An earlier universe existed before the Big Bang and can still be observed today, Sir Roger Penrose, aged 89, has said, as he received this year’s Nobel Prize for Physics.
Sir Roger, who as part of his landmark work managed to prove that black holes do exist, said he had found what he called six “warm” points in the sky. He has since dubbed these "Hawking Points", with the objects being roughly eight times the diameter of the Moon.
They are named after late Professor Stephen Hawking, who first theorised that black holes “leak” radiation and eventually get rid of it entirely.
“The Big Bang was not the beginning. There was something before the Big Bang and that something is what we will have in our future”, Penrose recounted, further explaining how our universe “expands and expands, and all mass decays away, and in this crazy theory of mine, that remote future becomes the Big Bang of another aeon”, the scientist went on.
The time lapse for the complete evaporation of a black hole appears to be vast, possibly longer than the age of our current universe, making them impossible to detect.
However, Sir Roger, who shared the World Prize in Physics with Prof Hawking in 1988 for their joint work on black holes, believes that "dead" black holes from earlier universes or "aeons" are observable now. If true, it would prove Hawking’s theories were correct.
“I claim that there is observation of Hawking radiation”, Sir Roger asserted, speaking from his Oxford home.
Sir Roger has recently published his theory of "Hawking Points" in Monthly Notices of the Royal Astronomical Society.
The idea of those “points” has been deemed as controversial, although many scientists do believe that the universe unfolds in a perennial cycle in which it expands, before contracting and then seeing a new cosmic super-explosion.
Sir Roger said that black holes were at one point also controversial, especially after Albert Einstein dismissed them as mathematical curiosity, rather than a physical reality.
It was not until 1964, nine years after Einstein’s death, that Sir Roger proposed that black holes are an inevitable consequence of general relativity, and he has been conducting his research on the subject ever since.
Sir Roger proved that when objects grow very much in density, they suffer gravitational collapse, which means that all known laws of nature cease, in a phenomenon known as singularity.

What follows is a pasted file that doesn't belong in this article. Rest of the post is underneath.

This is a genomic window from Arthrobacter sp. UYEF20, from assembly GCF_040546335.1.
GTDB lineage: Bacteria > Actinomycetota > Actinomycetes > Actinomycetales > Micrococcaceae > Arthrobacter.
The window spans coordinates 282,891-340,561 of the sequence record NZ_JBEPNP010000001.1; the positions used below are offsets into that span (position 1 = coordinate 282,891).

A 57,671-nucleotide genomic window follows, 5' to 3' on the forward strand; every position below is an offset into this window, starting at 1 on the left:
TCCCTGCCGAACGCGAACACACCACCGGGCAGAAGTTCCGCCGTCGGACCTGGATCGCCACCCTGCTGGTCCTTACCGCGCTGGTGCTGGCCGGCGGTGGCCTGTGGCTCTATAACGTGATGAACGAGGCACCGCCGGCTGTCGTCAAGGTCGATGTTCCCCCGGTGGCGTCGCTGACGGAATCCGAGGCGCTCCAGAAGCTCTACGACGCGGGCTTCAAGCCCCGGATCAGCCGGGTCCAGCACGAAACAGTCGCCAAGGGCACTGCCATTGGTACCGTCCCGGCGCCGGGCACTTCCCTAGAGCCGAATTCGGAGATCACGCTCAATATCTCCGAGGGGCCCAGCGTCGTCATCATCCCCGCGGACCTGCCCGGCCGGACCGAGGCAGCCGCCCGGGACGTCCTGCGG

The researcher's ground-breaking article, which after dozens of years led to his Nobel Prize, is still regarded as the most important contribution to the theory of relativity since Einstein, and increased evidence for the Big Bang. He said it isn’t anything but a positive thing that he grabbed the prize only now, because it hasn’t “spoilt his science”.
“If you’re going to get a Nobel Prize for science it’s good to get in when you’re good and old, before you’re absolutely clapped out, when there is still something to do, that’s my advice”, he explained.
The honour was awarded to Sir Roger alongside Professors Reinhard Gerzel of the Max Planck Institute for Extraterrestrial Physics and Andrea Ghez of the University of California, who proved there is a supermassive black hole lingering at the heart of the Milky Way by looking at its impact on nearby stars.
Commenting on the prize, Prof Martin Rees, astronomer royal and fellow of Trinity College at the University of Cambridge, said it was sad that Professor Hawking had not lived to share the credit.
“Penrose is amazingly original and inventive, and has contributed creative insights for more than 60 years. There would, I think, be a consensus that Penrose and Hawking are the two individuals who have done more than anyone else since Einstein to deepen our knowledge of gravity”, the scientist said, speculating on the prize announced as one about “the darkest secrets in the universe”.